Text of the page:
Biomass, as a renewable energy source, is biological material from living, or recently living organisms. As an energy source, biomass can either be used directly, or converted into other energy products such as biofuel....

 of wood and leafy plant materials. Amending soil with biochar has been observed to increase the activity of arbuscular
Arbuscular mycorrhiza
An arbuscular mycorrhiza is a type of mycorrhiza in which the fungus penetrates the cortical cells of the roots of a vascular plant....

 mycorrhizal fungi. Tests of high porosity materials such as zeolite
Zeolite
Zeolites are microporous, aluminosilicate minerals commonly used as commercial adsorbents. The term zeolite was originally coined in 1756 by Swedish mineralogist Axel Fredrik Cronstedt, who observed that upon rapidly heating the material stilbite, it produced large amounts of steam from water that...

, activated carbon
Activated carbon
Activated carbon, also called activated charcoal, activated coal or carbo activatus, is a form of carbon that has been processed to make it extremely porous and thus to have a very large surface area available for adsorption or chemical reactions.The word activated in the name is sometimes replaced...

 and charcoal show that microbial growth substantially improves with charcoal. It may be that small pieces of charcoal migrate within the soil, providing a habitat for bacteria that decompose the biomass in the surface ground cover. This process may have an essential role in terra preta's self-propagation; a virtuous cycle develops as the fungus spreads from the charcoal, fixing additional carbon, stabilizing the soil with glomalin
Glomalin
Glomalin is a glycoprotein produced abundantly on hyphae and spores of arbuscular mycorrhizal fungi in soil and in roots.As a glycoprotein, glomalin stores carbon in both its protein and its carbohydrate subunits. It permeates organic matter, binding it to silt, sand, and clay particles...

, and increasing nutrient availability for nearby plants. Many other agents contribute, from earthworms to humans as well as the charring process.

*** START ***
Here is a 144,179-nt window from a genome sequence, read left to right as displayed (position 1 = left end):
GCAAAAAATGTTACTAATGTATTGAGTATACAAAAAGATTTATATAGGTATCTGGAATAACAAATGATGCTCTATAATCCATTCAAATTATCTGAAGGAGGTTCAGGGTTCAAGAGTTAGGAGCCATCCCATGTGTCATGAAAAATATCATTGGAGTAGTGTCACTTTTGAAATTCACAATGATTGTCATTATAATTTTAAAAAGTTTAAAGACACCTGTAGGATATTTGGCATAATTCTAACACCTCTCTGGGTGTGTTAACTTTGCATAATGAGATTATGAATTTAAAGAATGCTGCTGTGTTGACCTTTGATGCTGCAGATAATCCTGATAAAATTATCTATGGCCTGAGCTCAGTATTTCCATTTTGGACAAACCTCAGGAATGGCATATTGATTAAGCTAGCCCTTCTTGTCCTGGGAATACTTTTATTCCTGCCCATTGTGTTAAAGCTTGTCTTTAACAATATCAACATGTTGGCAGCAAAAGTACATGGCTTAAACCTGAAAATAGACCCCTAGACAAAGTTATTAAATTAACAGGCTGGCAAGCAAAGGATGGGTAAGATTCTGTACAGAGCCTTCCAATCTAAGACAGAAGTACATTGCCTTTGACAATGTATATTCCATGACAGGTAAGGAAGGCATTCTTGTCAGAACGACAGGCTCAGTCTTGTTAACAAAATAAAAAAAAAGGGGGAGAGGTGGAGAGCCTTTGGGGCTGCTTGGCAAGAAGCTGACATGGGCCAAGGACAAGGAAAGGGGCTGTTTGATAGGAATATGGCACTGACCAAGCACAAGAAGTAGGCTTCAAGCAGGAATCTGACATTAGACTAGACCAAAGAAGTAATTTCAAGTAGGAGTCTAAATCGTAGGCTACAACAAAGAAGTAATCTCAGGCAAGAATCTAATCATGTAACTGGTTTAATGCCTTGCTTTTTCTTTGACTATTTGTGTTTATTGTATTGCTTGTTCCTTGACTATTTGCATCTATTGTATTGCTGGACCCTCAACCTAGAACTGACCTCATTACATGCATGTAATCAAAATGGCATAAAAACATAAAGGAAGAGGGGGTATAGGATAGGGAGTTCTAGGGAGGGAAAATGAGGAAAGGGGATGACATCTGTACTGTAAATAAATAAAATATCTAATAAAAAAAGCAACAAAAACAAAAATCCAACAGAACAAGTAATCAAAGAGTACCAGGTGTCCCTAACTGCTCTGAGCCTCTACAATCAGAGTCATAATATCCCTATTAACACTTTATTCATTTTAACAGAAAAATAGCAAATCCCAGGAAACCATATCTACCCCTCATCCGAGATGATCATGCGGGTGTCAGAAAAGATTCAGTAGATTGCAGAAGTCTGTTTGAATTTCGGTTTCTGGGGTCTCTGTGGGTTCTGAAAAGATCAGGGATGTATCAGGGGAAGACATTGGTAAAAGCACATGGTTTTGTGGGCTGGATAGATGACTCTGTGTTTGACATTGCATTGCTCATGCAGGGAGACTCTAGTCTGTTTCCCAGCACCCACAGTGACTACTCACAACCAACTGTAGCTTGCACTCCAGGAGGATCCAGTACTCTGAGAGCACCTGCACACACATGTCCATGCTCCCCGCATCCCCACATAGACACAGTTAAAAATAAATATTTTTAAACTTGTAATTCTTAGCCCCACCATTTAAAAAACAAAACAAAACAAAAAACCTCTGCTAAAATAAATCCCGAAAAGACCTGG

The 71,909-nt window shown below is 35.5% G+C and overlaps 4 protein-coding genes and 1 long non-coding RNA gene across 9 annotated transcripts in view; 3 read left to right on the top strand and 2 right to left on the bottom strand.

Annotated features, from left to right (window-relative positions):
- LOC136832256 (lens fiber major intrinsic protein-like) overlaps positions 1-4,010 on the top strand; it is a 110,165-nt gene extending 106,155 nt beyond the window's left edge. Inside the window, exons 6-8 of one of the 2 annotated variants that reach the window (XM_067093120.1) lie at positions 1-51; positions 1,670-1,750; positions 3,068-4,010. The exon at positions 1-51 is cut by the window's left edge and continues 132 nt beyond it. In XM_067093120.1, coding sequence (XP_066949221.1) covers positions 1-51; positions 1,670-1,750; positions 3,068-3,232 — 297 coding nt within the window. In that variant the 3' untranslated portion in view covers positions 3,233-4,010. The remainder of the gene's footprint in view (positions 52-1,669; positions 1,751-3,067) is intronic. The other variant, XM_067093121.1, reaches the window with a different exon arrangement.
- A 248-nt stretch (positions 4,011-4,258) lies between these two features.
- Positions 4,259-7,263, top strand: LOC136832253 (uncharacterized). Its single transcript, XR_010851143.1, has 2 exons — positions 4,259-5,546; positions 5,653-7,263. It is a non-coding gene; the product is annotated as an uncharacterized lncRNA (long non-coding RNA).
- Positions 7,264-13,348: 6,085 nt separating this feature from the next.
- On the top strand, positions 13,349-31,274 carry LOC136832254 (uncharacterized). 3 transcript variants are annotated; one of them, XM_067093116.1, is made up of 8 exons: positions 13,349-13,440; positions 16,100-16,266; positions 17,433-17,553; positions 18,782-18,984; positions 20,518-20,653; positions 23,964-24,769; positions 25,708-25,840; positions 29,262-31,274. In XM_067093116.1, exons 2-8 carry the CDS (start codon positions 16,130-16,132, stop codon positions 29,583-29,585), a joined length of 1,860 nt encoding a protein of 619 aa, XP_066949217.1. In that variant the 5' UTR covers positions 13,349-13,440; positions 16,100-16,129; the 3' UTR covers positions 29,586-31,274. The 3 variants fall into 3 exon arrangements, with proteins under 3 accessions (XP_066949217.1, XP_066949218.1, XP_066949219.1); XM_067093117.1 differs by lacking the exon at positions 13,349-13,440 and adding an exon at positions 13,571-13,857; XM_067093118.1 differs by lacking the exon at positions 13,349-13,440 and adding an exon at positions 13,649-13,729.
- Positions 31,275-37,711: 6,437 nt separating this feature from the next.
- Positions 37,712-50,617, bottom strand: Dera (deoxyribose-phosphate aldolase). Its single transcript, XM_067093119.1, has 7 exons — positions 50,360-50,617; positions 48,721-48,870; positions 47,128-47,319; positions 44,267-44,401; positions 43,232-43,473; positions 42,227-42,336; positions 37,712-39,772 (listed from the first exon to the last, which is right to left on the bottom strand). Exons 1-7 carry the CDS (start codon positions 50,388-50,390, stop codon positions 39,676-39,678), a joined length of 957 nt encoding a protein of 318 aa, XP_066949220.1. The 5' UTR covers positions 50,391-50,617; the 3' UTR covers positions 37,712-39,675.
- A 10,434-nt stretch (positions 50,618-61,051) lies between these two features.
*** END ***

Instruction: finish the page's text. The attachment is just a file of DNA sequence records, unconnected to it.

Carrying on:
If biochar becomes widely used for soil improvement, it will involve globally significant amounts of carbon sequestration, helping remediate global warming
Global warming
Global warming refers to the rising average temperature of Earth's atmosphere and oceans and its projected continuation. In the last 100 years, Earth's average surface temperature increased by about with about two thirds of the increase occurring over just the last three decades...

. "Bio-char soil management systems can deliver tradable C emissions reduction, and C sequestered is easily accountable, and verifiable."

Organic matter and nutrients


Charcoal's porosity brings better retention of organic matter, of water and of dissolved organic nutrients, as well as of pollutants such as pesticide
Pesticide
Pesticides are substances or mixture of substances intended for preventing, destroying, repelling or mitigating any pest.A pesticide may be a chemical unicycle, biological agent , antimicrobial, disinfectant or device used against any pest...

s and aromatic poly-cyclic hydrocarbons.

Organic matter


Charcoal's high absorption potential of organic molecules (and of water) is due to its porous structure. Terra preta's great quantity of charcoal supports a high concentration of organic matter (on average three times more than in the surrounding poor soils), up to 150 g/kg. Organic matter can be found at 1 to 2 m (3.3 to 6.6 ) deep.

Gerhard Bechtold proposes to use terra preta for soils that show, at 50 centimetres (19.7 in) depth, a minimum proportion of organic matter over 2.0-2.5%. The accumulation of organic matter in moist tropical soils is a paradox, because of optimum conditions for degradation. It is remarkable that anthrosols regenerate in spite of these tropical conditions' prevalence and their fast mineralisation rates. The stability of organic matter is mainly due to the biomass being only partially consumed.

Nutrients


Terra preta soils also show higher quantities of nutrients, and a better retention of these nutrients, than the surrounding infertile soils. The proportion of P
Phosphorus
Phosphorus is the chemical element that has the symbol P and atomic number 15. A multivalent nonmetal of the nitrogen group, phosphorus as a mineral is almost always present in its maximally oxidized state, as inorganic phosphate rocks...

 reaches 200–400 mg/kg. The quantity of N
Nitrogen
Nitrogen is a chemical element that has the symbol N, atomic number of 7 and atomic mass 14.00674 u. Elemental nitrogen is a colorless, odorless, tasteless, and mostly inert diatomic gas at standard conditions, constituting 78.08% by volume of Earth's atmosphere...

 is also higher in anthrosol, but that nutrient is immobilized because of the high proportion of C
Carbon
Carbon is the chemical element with symbol C and atomic number 6. As a member of group 14 on the periodic table, it is nonmetallic and tetravalent—making four electrons available to form covalent chemical bonds...